A study from the Barna Group has turned up some interesting info on the numbers, lifestyles and self-perceptions of American atheists and agnostics, and how they contrast with those of active Christians. The most striking findings are:
- The numbers of the explicitly faithless are steadily increasing in each generation, from 6% among those over 61 to 19% among those 18-22.
- Their numbers within each generation have been rather stable from 1992 to 2007. Faithless young whippersnappers become faithless old geezers. It’s not youth versus age as such but continuing social transformation that we’re seeing.
- Their most striking feature is that they are disconnected. They say they adapt easily to change, which suggests that for them the ties that bind don’t bind. They are less likely to vote or join one of the major parties, or to engage in community or charitable activities. And their charitable contributions—even for non-religious causes—are far lower. Such trends are of course in line with the liberal and modern abolition of informal local connections like the family, and transcendent loyalties like religion, in favor of rationalized and wholly this-worldly public institutions like markets and bureaucracies.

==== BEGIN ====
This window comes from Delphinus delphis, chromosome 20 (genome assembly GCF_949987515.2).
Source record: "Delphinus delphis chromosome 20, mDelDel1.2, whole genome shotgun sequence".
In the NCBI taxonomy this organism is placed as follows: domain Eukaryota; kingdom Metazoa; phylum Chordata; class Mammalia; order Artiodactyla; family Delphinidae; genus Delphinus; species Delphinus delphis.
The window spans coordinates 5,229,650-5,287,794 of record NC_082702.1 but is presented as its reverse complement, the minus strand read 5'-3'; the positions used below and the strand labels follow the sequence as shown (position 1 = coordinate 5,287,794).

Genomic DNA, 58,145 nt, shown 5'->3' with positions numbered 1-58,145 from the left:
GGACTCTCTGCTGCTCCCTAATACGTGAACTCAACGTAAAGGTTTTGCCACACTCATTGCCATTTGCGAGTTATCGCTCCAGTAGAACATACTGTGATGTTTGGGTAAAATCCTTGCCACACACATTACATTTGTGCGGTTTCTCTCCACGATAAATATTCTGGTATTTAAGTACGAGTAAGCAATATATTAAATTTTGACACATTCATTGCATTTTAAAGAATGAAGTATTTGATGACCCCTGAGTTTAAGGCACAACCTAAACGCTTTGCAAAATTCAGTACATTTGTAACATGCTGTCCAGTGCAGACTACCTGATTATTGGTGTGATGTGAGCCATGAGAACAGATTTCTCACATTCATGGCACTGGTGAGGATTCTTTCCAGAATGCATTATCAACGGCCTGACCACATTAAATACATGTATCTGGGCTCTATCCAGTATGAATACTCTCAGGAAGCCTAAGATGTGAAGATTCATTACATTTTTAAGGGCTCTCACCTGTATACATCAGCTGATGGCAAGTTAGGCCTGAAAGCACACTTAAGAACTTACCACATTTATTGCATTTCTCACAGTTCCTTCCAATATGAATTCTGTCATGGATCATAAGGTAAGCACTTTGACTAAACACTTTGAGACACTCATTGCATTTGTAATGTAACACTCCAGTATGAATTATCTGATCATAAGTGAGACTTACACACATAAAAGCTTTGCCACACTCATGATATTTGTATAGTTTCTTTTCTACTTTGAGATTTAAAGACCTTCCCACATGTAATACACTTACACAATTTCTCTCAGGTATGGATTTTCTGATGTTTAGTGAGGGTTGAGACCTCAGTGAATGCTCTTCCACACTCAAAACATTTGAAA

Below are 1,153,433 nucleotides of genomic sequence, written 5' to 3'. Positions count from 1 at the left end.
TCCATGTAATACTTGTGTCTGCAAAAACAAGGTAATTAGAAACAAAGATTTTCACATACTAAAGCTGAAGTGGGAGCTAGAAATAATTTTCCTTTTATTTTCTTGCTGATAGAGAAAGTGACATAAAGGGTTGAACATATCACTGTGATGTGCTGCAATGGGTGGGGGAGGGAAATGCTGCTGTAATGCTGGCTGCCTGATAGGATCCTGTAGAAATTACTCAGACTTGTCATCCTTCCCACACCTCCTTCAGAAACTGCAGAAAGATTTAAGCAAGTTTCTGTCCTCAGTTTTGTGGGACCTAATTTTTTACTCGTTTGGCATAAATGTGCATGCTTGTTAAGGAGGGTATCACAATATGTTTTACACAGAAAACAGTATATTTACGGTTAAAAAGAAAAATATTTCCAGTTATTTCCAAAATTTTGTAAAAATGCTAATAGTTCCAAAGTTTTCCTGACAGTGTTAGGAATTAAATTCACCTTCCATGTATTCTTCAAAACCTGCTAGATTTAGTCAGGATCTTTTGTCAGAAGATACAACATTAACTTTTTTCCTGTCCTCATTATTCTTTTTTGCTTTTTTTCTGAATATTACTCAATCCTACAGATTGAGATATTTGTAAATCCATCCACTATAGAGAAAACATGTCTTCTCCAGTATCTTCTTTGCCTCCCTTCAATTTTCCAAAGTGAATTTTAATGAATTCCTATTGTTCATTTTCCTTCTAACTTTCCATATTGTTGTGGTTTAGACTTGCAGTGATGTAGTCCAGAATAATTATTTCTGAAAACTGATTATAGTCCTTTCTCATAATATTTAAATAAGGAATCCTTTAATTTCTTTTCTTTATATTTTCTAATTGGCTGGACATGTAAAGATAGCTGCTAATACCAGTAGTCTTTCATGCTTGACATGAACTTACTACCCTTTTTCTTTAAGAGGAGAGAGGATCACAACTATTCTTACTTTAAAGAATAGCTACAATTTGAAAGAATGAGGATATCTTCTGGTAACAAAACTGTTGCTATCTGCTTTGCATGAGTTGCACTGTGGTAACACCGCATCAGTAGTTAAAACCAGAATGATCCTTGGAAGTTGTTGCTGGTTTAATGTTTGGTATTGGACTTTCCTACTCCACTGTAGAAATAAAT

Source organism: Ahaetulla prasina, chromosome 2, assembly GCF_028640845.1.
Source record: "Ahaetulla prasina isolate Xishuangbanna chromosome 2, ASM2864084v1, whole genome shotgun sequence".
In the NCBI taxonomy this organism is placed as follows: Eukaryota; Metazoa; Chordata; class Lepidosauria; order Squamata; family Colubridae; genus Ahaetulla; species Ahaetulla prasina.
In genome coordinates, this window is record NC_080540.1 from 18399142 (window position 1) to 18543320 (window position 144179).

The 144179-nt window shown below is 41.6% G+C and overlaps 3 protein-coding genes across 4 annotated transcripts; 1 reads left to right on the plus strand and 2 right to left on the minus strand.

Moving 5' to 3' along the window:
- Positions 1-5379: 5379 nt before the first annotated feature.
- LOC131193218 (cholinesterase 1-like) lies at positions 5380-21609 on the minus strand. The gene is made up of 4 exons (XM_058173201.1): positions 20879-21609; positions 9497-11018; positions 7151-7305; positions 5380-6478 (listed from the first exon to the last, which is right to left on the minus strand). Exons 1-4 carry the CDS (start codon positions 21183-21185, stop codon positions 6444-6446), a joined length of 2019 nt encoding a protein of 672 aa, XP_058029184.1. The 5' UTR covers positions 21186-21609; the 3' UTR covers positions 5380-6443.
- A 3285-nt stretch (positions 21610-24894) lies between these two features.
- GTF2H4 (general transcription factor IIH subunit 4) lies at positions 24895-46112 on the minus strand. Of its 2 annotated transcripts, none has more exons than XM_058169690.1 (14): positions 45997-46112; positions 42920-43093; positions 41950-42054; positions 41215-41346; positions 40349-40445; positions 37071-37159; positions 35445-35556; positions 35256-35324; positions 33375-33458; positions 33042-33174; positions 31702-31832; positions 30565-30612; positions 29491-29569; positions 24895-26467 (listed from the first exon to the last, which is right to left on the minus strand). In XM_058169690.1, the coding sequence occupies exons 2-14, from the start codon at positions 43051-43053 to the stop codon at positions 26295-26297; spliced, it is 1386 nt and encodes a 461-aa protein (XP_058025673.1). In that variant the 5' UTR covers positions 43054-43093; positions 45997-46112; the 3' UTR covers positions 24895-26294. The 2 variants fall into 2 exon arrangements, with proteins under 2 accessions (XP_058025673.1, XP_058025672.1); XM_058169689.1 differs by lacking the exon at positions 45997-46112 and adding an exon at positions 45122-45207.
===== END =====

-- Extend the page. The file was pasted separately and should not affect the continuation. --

- They are substantially less likely than the religious to say they are “at peace” or convinced they are right about things in life, but are nonetheless confident of their position and its superiority. Three-quarters say they are clear about the meaning and purpose of their life, and most (56%) agree that radical Christianity is just as threatening in America as is radical Islam. Those tendencies are in line with the liberal tendency to rule by claiming not to rule.